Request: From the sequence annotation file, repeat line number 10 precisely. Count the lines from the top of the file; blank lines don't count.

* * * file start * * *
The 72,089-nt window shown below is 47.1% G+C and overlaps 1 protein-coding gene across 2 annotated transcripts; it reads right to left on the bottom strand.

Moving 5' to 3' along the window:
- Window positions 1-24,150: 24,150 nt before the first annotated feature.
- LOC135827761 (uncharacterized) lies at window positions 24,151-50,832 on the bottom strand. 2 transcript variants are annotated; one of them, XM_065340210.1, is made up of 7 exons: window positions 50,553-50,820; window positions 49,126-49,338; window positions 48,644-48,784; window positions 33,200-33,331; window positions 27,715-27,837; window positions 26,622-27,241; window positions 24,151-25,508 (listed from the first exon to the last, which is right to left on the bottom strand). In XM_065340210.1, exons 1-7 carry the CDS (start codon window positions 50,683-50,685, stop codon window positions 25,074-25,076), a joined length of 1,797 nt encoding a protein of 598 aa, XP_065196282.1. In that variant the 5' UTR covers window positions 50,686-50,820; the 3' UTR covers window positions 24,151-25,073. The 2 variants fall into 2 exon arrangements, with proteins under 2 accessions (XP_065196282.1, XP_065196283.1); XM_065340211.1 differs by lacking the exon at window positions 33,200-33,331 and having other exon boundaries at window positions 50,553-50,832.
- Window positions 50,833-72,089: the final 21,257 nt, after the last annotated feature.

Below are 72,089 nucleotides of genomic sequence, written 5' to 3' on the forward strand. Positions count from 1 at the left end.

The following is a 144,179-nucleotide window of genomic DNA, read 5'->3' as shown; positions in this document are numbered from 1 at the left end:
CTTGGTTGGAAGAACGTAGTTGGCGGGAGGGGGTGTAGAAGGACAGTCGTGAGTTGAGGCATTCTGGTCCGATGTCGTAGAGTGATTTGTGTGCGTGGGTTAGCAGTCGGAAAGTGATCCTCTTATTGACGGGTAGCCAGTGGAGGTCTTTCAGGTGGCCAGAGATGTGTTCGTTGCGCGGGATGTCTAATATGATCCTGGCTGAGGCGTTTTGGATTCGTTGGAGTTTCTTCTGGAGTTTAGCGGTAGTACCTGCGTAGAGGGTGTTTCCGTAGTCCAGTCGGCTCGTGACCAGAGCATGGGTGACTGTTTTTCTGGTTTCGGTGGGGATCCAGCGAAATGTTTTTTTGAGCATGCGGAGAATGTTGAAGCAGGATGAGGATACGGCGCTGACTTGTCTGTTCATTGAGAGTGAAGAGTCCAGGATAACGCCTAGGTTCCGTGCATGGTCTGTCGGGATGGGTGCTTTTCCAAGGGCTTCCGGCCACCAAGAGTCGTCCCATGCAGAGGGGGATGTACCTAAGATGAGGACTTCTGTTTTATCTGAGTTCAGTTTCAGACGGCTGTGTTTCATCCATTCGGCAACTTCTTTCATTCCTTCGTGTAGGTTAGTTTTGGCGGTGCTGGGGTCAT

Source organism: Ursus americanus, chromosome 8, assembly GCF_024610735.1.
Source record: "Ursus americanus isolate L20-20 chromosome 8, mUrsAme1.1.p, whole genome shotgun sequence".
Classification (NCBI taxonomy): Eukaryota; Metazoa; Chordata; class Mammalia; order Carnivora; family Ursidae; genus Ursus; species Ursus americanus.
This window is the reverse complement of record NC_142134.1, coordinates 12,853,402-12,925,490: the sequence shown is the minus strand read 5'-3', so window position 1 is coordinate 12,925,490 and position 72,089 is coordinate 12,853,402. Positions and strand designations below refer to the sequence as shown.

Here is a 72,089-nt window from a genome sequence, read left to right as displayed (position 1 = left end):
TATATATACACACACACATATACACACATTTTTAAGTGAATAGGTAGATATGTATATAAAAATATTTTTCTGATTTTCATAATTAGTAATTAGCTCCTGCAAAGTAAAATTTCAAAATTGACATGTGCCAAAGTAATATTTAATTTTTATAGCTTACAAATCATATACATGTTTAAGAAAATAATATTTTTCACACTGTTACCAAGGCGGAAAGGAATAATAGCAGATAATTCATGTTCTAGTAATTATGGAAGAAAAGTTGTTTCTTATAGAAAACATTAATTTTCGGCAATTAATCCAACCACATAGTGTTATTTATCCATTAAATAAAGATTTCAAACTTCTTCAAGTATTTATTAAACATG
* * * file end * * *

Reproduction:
Source record: "Ursus americanus isolate L20-20 chromosome 8, mUrsAme1.1.p, whole genome shotgun sequence".